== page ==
Because this is me.

Day 12: You Are Beautiful

I’m talking about body image and beauty. Doing these videos for 30 days has really triggered some of my self image crap, as you might imagine, looking at myself in the video every day. It’s actually been a healing exercise. People aren’t seeing ONLY your physical being when the look at you. They’re seeing all that you are, and you are beautiful exactly the way you are. You are radiant when you are authentically you, doing what gives you joy, sharing your passion. Shine your light, Gorgeous!

It’s not just that I gave up sugar

For many of us, losing weight is much more an emotional and spiritual journey than a physical one. We’ve come to a point where we’ve spent our entire adult lives, or longer, obsessed with food and not eating and feeling hungry, both physically and emotionally. Diets no longer work. We’re tired of feeling like everything delicious is fattening, we’ve come to hate the gym, and we’re making decisions based on hating our bodies. We’ve been punishing ourselves and we’ve had enough.

I came to this point a couple of years ago and decided to stop dieting. No more counting calories, no more boring hours at the gym. I was going to eat healthy most of the time and learn to accept myself as I was. I was going to do the emotional work and see what happened with my health and weight. Furthermore, I was going to stop letting my weight keep me from going out and doing things I enjoyed.

I wish I could say I instantly started loosing weight, but I didn’t. I can say that I did the self improvement work, the emotional work, and I got a lot happier. I stopped obsessing about food and I stopped beating myself up over every dessert. I learned how to be happy with who I am. The time I used to spend dreaming of my next meal, I spent getting to know myself. I started listening to the wisdom of my own body. Instead of listening to what other people/organizations/books were telling me to eat, I paid attention to what made me feel good and what made me feel bad.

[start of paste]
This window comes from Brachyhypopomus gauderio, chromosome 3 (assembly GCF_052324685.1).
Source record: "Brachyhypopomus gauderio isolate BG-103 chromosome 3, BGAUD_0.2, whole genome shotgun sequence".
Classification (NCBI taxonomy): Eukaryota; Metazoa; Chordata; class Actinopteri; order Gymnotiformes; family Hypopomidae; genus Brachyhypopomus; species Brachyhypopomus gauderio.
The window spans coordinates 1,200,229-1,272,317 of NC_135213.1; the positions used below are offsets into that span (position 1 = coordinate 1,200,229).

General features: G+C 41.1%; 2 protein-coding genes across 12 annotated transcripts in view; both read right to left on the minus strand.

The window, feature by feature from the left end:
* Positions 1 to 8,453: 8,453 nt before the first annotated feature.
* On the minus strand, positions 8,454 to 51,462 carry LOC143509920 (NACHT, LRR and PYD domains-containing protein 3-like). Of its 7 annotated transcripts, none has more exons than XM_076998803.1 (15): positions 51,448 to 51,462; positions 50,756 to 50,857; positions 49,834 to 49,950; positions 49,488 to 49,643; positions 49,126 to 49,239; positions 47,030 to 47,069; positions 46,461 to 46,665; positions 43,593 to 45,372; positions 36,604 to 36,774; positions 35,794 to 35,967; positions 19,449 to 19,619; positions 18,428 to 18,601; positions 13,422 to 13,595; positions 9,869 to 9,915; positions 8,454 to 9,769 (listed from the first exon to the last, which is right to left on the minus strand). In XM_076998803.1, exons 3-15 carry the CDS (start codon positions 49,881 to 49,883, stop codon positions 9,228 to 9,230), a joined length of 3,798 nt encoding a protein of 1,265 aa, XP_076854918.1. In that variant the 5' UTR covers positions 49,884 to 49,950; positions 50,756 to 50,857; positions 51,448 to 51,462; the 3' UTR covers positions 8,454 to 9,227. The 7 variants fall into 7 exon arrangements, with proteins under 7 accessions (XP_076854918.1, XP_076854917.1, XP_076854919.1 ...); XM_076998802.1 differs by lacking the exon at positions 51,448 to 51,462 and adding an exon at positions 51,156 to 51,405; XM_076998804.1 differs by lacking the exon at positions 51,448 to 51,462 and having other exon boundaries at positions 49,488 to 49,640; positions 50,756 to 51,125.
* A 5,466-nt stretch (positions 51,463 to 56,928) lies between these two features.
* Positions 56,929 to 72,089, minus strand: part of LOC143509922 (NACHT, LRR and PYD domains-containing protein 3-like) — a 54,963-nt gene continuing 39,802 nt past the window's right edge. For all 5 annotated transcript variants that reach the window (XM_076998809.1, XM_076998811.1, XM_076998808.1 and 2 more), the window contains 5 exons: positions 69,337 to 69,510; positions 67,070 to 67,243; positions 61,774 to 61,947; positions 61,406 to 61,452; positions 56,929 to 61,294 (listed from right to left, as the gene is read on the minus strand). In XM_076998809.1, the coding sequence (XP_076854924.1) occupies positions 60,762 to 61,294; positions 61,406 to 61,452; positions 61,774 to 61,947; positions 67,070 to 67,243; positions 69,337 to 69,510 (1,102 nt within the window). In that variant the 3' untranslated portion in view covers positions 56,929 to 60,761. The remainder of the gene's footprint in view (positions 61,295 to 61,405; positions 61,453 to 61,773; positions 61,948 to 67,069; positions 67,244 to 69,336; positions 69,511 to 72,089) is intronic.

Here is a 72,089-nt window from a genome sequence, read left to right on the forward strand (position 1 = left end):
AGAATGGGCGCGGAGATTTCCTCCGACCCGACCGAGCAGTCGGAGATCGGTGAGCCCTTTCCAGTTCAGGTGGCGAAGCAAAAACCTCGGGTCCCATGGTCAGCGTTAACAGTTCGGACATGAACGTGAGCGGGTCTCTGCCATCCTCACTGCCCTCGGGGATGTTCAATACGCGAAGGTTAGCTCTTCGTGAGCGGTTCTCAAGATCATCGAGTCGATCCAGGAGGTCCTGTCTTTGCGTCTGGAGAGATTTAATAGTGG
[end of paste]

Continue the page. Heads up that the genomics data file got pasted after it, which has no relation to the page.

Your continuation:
And then the desire to lose weight came back to the forefront. It had never really left, but I didn’t pay attention to it. My body said no to a detox or cleanse. I couldn’t face the modified fast. I was already eating pretty healthy. So, I surrendered and put it into God’s hands. I asked my angels and spirit guides for help.

And, finally, I started taking my own medicine.

One more, feeling bad about a number of things, I sat down and decided that I was going to spend the day in radical self-love. Any negative messages would be replaced with love. For that day, I would accept all of who I was and everything I did. Any time I thought about it, I would consciously fill my body with the energy of the feeling you get when you love someone, and it would be for myself.

It was a really great day.

It was also the day I realized that I was eating more sugar than I realized and I gave it up. Just like that. Nope, not going to have it anymore. (note that I am a total sugar addict and any previous attempts to give it up have resulted in a somewhat unpleasant detoxification process) It was the day I started losing weight again.

When I’m asked how I lost the weight, I say I gave up sugar. But it was much more than that.

My day of self-love turned into 2 days, then a week. I started a process of releasing, letting go of any energy that wasn’t serving me. I let go of who I am NOT and embraced who I am. I looked not only at what I like about myself, but also about what I don’t like, and I accepted and loved all of it.

Here’s the point of why I’m telling this story. It’s not just that I gave up sugar. I started with self-love and acceptance and I no longer had to hide. Because so many of us are hiding who we are beneath what we perceive to be a protective layer of fat. And it doesn’t serve us. But when we let go of the beliefs that we have to be perfect to be lovable, when we stop trying to fit in, when we let our own unique and beautiful light shine, we can also release what is toxic in our physical bodies.